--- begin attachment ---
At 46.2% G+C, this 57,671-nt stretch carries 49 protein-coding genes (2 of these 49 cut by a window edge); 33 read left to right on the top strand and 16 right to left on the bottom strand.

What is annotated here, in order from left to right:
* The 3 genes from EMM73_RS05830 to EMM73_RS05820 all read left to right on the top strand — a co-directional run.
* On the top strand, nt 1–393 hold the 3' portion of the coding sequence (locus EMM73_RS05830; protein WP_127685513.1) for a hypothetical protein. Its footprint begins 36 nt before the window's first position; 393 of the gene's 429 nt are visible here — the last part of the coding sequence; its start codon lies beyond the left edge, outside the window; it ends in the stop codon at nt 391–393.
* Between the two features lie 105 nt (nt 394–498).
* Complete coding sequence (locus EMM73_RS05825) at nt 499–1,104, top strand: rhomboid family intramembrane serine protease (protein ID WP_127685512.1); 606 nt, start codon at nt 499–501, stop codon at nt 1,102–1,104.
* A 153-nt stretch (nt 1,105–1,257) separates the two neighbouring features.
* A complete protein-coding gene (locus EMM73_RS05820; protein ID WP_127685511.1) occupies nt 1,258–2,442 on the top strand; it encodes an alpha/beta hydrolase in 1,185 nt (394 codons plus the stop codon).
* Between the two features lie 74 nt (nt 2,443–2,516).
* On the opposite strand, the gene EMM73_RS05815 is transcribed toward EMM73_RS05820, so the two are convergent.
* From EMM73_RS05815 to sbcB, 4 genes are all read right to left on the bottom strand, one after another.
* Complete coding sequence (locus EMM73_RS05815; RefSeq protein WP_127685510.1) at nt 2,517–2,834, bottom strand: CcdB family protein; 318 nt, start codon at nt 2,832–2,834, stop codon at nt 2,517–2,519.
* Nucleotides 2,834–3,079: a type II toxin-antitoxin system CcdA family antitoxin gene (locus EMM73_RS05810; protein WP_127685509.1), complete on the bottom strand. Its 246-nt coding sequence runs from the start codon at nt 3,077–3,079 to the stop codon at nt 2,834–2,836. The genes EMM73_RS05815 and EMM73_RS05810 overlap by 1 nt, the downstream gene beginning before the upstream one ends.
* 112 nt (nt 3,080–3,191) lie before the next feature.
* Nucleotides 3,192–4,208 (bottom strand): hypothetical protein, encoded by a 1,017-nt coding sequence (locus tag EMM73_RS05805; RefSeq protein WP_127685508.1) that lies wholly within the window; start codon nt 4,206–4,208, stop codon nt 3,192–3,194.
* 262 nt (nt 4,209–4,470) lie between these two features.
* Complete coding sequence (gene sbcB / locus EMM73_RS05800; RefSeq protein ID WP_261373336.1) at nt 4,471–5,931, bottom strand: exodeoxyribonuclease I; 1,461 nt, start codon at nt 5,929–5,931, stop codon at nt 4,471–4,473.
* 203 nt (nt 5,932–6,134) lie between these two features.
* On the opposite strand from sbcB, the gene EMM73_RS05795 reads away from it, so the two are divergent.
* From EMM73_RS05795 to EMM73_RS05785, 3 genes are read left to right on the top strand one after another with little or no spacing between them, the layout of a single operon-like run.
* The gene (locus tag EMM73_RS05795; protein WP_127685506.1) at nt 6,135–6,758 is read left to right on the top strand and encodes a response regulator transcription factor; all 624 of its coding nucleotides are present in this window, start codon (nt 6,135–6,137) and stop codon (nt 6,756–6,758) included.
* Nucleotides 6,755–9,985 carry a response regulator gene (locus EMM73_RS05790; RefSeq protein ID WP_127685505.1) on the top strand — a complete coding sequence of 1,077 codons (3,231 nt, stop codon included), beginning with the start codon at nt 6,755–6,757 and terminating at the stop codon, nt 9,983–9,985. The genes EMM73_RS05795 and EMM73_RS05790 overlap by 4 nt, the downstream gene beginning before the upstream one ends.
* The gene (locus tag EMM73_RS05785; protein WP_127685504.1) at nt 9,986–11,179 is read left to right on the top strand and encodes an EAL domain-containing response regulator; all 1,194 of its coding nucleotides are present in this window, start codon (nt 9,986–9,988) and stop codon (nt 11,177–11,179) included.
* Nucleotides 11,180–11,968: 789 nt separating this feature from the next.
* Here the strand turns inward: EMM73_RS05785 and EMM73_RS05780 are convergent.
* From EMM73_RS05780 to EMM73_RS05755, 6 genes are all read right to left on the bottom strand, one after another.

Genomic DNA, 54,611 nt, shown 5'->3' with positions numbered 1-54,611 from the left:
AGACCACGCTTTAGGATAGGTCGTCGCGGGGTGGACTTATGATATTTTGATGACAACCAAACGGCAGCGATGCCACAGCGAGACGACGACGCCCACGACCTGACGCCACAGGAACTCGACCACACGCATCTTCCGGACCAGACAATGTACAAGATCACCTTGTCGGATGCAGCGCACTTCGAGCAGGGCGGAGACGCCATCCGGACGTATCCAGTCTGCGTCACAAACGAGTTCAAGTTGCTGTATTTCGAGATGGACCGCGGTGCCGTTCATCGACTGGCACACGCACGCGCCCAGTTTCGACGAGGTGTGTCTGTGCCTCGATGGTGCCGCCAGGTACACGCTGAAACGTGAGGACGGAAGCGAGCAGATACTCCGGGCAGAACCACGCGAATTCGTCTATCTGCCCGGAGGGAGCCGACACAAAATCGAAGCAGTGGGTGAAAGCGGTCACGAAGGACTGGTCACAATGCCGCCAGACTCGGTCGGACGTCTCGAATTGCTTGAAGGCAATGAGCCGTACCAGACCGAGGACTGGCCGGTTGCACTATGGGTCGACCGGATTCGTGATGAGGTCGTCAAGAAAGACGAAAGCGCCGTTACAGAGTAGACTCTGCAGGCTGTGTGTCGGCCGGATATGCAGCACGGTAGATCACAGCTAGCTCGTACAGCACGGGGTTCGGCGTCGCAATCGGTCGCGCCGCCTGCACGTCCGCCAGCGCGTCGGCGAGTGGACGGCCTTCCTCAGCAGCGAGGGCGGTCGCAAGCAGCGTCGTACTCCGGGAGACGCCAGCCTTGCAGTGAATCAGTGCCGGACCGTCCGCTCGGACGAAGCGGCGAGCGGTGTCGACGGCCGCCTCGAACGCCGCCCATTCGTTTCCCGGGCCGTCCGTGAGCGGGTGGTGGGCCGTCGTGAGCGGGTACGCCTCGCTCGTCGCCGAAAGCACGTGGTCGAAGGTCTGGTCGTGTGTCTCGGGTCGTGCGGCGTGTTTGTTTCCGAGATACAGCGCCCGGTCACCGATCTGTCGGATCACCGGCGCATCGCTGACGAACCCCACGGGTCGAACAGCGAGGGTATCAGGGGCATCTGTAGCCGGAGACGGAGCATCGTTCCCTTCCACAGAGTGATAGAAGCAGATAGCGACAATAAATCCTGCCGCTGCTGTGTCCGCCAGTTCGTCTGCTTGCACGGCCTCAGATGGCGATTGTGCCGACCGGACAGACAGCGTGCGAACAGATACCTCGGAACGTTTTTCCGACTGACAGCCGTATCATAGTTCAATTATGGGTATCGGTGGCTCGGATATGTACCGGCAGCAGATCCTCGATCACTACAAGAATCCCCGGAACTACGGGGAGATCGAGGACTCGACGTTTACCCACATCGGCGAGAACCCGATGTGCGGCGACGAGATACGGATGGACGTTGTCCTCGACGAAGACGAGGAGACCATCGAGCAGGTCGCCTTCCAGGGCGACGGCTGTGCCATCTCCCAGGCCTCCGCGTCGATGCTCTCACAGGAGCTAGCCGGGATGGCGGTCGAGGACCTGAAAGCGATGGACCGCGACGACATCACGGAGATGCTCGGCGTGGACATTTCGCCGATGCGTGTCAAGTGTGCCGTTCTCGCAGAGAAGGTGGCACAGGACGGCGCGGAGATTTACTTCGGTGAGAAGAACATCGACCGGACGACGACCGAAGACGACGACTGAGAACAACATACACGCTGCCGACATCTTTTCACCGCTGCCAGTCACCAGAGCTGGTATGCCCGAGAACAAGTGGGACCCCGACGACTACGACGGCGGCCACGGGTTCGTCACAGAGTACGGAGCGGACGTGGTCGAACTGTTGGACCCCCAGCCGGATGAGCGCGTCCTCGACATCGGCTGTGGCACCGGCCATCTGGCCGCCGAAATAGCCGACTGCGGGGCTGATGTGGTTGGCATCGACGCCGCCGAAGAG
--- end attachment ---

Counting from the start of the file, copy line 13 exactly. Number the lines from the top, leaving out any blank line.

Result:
* Nucleotides 2,834–3,079: a type II toxin-antitoxin system CcdA family antitoxin gene (locus EMM73_RS05810; protein WP_127685509.1), complete on the bottom strand. Its 246-nt coding sequence runs from the start codon at nt 3,077–3,079 to the stop codon at nt 2,834–2,836. The genes EMM73_RS05815 and EMM73_RS05810 overlap by 1 nt, the downstream gene beginning before the upstream one ends.